Lifitegrast (trade name Xiidra) is an FDA approved drug indicated for the treatment of signs and symptoms of dry eye, a syndrome called keratoconjunctivitis sicca. Lifitegrast reduces inflammation by inhibiting inflammatory cell binding.[1] It is often used in conjunction with ciclosporin (Ikervis or Restasis) for dry eye treatment including meibomian gland dysfunction and inflammatory dry eye.

Clinical data
Trade namesXiidra
Other namesSAR-1118
Routes of
Eye drops
ATC code
Legal status
Legal status
CAS Number
PubChem CID
CompTox Dashboard (EPA)
ECHA InfoCard100.245.695
Chemical and physical data
Molar mass615.48 g·mol−1
3D model (JSmol)

Adverse effects

Common side effects in clinical trials were eye irritation, discomfort, blurred vision, and dysgeusia (a distortion of the sense of taste).[2]


Lifitegrast is supplied as an eye drop and typically applied two times a day.

Mechanism of action

Lifitegrast inhibits an integrin, lymphocyte function-associated antigen 1 (LFA-1), from binding to intercellular adhesion molecule 1 (ICAM-1). This mechanism down-regulates inflammation mediated by T lymphocytes.[1][3]


Lifitegrast was initially designed and developed by SARcode Bioscience[4] which was acquired by Shire in 2013,[5] who submitted a new drug application to the US Food and Drug Administration (FDA) in March 2015. The FDA granted Shire a priority review a month later, and requested additional clinical data, which were supplied in January 2016; approval was granted on 11 July 2016.[6][7] Lifitegrast was approved by Health Canada in January 2018, and available in Canadian pharmacies as of March 2018.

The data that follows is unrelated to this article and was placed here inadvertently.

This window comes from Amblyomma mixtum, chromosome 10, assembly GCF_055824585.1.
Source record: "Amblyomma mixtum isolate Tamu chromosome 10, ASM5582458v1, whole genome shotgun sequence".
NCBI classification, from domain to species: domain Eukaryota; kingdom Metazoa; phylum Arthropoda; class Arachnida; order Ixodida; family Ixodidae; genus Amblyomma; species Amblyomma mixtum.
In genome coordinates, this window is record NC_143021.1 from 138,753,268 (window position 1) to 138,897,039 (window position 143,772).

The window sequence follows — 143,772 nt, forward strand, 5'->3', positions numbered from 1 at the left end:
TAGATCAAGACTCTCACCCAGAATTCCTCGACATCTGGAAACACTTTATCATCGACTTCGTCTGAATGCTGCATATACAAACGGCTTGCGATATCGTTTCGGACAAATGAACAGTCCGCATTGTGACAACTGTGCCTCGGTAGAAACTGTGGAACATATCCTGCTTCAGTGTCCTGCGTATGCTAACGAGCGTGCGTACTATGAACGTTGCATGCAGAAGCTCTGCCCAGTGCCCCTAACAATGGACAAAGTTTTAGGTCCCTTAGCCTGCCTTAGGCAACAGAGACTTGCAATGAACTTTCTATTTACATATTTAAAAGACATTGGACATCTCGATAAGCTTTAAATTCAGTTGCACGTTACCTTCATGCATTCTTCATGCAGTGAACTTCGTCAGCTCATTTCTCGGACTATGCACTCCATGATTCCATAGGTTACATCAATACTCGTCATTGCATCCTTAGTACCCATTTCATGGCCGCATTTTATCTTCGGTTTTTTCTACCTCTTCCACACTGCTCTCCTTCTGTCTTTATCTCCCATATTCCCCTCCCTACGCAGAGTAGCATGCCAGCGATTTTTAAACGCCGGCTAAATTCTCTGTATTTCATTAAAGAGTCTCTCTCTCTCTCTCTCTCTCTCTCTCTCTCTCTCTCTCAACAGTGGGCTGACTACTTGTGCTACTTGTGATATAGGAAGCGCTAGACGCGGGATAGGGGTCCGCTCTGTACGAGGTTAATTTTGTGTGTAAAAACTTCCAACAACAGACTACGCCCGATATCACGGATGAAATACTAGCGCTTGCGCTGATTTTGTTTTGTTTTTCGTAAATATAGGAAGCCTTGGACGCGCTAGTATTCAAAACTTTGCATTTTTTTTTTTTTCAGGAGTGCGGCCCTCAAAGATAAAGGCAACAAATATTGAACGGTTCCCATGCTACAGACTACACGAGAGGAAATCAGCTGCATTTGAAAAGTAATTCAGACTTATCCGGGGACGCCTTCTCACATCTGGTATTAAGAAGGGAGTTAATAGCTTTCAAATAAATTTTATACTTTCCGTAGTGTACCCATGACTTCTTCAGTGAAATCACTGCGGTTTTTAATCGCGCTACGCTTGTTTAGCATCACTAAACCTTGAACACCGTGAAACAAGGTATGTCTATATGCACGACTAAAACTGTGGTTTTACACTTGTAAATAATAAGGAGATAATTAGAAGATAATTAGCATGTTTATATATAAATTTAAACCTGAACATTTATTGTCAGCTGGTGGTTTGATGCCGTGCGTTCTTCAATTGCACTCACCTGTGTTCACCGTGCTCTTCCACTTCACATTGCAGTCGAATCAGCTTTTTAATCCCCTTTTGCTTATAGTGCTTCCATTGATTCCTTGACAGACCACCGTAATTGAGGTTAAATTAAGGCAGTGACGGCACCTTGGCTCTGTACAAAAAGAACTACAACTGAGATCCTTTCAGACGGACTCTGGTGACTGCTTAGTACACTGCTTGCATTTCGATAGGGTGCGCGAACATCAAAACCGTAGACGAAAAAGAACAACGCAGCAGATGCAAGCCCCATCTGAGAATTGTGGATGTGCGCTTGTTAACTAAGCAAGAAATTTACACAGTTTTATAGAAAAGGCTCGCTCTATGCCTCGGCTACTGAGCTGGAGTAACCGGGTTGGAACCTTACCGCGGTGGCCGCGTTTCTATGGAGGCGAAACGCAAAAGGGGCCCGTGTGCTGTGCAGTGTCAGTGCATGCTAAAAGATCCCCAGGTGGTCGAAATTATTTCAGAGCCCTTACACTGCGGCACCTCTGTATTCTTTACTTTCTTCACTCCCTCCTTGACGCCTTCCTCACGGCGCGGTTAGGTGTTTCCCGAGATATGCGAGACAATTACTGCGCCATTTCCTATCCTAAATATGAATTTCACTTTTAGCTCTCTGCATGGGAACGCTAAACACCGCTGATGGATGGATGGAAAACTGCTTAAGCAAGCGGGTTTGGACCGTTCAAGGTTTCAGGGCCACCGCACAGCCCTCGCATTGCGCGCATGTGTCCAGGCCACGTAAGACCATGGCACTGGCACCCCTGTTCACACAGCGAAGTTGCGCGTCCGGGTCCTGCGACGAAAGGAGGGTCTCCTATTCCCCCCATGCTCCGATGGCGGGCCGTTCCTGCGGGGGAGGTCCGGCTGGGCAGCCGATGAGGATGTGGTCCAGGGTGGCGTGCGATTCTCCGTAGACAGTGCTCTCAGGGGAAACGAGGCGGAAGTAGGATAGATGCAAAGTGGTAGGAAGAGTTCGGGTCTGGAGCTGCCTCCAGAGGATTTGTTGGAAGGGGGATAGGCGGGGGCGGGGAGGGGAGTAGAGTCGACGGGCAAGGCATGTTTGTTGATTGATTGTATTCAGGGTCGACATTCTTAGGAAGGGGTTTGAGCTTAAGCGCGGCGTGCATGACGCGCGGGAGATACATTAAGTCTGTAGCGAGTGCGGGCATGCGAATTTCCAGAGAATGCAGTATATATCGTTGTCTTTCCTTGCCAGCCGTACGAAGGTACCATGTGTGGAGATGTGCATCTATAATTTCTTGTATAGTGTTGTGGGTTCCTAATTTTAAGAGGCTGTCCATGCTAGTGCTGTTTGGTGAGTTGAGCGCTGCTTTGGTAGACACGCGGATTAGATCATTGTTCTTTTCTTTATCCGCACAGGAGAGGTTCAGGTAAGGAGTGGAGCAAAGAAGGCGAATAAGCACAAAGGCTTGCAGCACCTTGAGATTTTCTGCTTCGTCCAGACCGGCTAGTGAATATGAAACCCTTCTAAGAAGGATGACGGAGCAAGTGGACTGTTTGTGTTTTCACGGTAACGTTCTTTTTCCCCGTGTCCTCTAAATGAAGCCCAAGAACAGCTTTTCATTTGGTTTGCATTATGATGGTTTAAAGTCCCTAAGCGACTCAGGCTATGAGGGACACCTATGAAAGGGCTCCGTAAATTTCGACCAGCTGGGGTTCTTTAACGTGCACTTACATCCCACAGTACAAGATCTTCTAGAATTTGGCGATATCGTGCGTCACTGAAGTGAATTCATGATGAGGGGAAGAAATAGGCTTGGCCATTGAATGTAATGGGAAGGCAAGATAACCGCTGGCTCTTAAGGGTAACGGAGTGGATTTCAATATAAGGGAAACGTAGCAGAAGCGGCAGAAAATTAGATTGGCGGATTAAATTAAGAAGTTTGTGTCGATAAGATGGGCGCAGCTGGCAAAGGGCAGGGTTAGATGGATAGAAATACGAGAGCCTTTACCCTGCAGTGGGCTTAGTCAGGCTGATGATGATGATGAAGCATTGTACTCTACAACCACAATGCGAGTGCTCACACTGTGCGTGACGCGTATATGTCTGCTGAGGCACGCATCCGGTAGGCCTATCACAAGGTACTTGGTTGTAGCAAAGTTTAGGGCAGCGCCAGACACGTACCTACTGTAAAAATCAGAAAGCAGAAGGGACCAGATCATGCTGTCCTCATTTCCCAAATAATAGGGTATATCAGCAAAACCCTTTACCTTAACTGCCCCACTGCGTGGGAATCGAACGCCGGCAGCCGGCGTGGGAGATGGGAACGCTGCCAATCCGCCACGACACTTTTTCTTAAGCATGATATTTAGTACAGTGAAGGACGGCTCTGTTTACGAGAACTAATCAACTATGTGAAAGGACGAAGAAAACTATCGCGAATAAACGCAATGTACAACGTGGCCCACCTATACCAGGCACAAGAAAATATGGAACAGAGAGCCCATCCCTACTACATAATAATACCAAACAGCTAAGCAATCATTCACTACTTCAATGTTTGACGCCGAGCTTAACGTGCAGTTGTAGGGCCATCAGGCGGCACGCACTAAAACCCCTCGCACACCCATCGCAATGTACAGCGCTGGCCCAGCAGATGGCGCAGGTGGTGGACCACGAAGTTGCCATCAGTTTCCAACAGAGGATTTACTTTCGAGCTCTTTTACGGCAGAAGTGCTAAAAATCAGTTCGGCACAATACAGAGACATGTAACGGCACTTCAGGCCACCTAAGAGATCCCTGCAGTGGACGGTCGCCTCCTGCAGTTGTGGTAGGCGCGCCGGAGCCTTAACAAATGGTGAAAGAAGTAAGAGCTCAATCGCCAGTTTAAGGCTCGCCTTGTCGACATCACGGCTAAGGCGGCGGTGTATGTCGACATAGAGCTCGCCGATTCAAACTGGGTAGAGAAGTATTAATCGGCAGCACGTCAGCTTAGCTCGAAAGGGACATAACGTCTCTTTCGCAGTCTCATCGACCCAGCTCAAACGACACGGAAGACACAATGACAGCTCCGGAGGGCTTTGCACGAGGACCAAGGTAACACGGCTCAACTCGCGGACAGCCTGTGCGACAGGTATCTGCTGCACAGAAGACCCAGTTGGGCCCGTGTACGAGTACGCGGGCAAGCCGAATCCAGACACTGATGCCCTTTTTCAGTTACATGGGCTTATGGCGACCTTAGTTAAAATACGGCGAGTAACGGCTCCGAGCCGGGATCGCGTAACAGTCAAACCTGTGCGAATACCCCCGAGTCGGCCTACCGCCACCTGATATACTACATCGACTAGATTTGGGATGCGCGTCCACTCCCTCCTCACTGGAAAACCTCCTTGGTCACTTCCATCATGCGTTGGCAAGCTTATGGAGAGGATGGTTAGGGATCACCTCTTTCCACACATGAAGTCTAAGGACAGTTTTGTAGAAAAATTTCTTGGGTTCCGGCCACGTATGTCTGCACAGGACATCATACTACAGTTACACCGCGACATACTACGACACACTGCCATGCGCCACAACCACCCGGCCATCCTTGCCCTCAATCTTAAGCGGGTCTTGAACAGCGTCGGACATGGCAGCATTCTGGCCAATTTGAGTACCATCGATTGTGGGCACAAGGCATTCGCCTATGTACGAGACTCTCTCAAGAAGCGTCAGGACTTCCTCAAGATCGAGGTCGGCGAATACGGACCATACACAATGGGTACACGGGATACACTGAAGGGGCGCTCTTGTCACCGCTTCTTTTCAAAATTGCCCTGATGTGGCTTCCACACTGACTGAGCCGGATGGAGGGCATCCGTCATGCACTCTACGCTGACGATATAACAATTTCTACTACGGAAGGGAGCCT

Shire has been acquired by Takeda Pharmaceutical Company End of 2018.[8] In May 2019 Novartis has reached an agreement to purchase the assets associated with lifitegrast. Novartis will pay Takeda an upfront payment of $3.4 billion, while the latter drugmaker is eligible for milestone payments of as much as $1.9 billion. Novartis noted that the drug amassed approximately $400 million in revenue in 2018.[9]

See also

  • Restasis (ciclosporin eye drops for keratoconjunctivitis sicca)


  1. Tauber, J (December 2015). "Lifitegrast Ophthalmic Solution 5.0% versus Placebo for Treatment of Dry Eye Disease: Results of the Randomized Phase III OPUS-2 Study". Ophthalmology. 122 (12): 2423–31. doi:10.1016/j.ophtha.2015.08.001. PMID 26365210.
  2. Patient information for xiidra.
  3. Murphy, C. J.; Bentley, E; Miller, P. E.; McIntyre, K; Leatherberry, G; Dubielzig, R; Giuliano, E; Moore, C. P.; Phillips, T. E.; Smith, P. B.; Prescott, E; Miller, J. M.; Thomas, P; Scagliotti, R; Esson, D; Gadek, T; O'Neill, C. A. (2011). "The Pharmacologic Assessment of A Novel Lymphocyte Function-Associated Antigen-1 Antagonist (SAR 1118) for the Treatment of Keratoconjunctivitis Sicca in Dogs". Investigative Ophthalmology & Visual Science. 52 (6): 3174–80. doi:10.1167/iovs.09-5078. PMID 21330663.
  4. Semba, Charles; Gadek, Thomas (2016). "Development of lifitegrast: a novel T-cell inhibitor for the treatment of dry eye disease". Clinical Ophthalmology: 1083. doi:10.2147/OPTH.S110557. PMC 4910612.
  5. "Shire To Acquire Sarcode Bioscience, Expands Presence In Ophthalmology". 25 March 2013.
  6. "FDA Approves Shire's Xiidra". 11 July 2016.
  7. Xiidra (lifitegrast) FDA Approval History
  8. Takeda Completes Acquisition of Shire, Becoming a Global, Values-based, R&D-Driven Biopharmaceutical Leader, PM Takeda January 8, 2019, retrieved May 13, 2019
  9. Novartis to acquire Xiidra, expanding front-of-eye portfolio and strengthening leadership in eye care, PM Novartis May 9, 2019, retrieved May 13, 2019
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